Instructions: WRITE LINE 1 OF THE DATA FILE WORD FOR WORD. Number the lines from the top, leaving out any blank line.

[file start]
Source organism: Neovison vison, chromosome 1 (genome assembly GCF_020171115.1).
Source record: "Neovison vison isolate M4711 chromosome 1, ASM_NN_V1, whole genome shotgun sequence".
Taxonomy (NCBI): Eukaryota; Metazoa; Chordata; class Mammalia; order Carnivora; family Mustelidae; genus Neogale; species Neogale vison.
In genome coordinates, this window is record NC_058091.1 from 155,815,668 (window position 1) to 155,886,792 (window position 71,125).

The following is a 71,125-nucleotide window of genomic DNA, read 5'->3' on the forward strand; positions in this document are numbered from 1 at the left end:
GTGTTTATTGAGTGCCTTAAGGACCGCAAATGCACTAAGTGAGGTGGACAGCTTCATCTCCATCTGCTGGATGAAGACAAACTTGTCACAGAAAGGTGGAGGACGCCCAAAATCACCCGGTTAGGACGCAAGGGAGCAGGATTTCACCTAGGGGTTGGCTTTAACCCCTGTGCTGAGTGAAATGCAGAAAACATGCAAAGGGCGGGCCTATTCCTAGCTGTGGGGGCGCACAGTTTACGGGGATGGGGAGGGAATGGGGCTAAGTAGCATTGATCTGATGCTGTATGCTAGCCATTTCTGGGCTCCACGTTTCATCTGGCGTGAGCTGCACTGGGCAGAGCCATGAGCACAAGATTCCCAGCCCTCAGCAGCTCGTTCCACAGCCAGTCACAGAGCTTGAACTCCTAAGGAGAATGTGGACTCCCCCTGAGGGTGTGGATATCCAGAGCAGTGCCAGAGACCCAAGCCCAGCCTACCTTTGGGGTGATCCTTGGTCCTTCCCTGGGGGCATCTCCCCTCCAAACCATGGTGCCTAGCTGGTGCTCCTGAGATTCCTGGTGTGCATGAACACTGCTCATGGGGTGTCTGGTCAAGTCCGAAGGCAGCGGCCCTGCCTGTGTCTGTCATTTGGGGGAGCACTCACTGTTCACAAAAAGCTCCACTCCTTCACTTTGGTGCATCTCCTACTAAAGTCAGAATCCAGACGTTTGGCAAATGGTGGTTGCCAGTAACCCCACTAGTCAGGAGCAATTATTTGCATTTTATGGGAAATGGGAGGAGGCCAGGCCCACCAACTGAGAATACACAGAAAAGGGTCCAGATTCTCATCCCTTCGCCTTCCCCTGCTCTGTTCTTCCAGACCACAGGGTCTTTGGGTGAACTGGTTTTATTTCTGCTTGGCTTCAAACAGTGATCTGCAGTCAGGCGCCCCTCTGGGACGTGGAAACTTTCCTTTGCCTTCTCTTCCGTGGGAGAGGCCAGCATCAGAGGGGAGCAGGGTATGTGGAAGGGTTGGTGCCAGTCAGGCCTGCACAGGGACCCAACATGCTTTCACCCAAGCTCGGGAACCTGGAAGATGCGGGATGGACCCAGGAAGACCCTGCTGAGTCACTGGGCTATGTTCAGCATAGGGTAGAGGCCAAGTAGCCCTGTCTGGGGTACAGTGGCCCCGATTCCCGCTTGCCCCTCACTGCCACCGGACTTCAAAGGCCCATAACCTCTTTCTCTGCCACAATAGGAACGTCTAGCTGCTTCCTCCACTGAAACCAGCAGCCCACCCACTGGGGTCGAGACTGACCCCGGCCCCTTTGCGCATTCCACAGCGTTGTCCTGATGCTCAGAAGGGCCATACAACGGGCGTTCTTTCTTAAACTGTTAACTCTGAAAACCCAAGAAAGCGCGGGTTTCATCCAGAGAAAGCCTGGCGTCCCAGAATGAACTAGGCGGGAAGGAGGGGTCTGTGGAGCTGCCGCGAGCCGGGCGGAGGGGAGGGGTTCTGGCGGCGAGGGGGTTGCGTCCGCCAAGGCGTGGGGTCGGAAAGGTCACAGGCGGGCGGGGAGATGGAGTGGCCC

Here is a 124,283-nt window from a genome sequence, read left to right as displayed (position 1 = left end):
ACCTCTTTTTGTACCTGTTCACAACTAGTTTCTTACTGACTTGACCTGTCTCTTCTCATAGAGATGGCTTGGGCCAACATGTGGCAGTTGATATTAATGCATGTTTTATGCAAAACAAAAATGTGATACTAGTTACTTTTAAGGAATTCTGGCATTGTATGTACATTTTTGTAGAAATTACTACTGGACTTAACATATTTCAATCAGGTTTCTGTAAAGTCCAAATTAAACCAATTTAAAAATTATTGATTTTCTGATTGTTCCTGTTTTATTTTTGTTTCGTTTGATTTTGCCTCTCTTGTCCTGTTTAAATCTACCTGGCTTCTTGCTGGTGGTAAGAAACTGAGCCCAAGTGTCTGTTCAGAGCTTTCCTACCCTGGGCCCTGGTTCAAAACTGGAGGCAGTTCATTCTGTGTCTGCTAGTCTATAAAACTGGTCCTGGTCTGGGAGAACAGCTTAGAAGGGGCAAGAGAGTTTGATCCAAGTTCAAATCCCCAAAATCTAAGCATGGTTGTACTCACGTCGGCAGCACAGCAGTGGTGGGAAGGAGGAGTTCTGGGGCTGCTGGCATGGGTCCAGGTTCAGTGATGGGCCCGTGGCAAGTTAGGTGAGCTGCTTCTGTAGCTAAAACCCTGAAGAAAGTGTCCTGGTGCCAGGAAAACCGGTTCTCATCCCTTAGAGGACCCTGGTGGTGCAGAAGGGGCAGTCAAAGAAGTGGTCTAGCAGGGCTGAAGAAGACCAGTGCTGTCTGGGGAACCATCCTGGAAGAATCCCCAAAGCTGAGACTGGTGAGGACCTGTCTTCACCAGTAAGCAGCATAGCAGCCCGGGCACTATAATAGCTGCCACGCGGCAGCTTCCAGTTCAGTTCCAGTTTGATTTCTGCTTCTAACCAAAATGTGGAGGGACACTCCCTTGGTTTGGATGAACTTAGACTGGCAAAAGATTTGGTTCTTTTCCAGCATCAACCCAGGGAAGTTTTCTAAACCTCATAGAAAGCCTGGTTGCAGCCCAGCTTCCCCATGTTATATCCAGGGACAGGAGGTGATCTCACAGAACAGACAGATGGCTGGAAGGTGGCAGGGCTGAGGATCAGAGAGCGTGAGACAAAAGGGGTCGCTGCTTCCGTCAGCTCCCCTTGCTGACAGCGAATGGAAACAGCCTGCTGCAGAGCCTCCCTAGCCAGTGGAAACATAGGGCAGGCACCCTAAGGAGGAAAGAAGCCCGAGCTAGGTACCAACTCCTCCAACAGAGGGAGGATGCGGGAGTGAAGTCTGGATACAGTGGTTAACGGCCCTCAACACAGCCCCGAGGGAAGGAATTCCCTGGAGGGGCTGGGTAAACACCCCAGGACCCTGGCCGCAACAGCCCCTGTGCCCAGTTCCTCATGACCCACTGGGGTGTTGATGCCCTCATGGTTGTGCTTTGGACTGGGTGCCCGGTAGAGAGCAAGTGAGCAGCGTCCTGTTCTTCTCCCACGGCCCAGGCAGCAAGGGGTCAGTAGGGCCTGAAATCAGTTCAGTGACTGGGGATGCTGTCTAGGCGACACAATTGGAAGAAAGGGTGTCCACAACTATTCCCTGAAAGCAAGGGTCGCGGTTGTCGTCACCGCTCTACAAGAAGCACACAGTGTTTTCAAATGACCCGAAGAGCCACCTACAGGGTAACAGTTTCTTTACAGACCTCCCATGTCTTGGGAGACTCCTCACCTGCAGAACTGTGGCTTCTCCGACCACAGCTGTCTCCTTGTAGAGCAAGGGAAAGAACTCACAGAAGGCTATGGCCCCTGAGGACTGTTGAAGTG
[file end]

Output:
Source organism: Neovison vison, chromosome 1 (genome assembly GCF_020171115.1).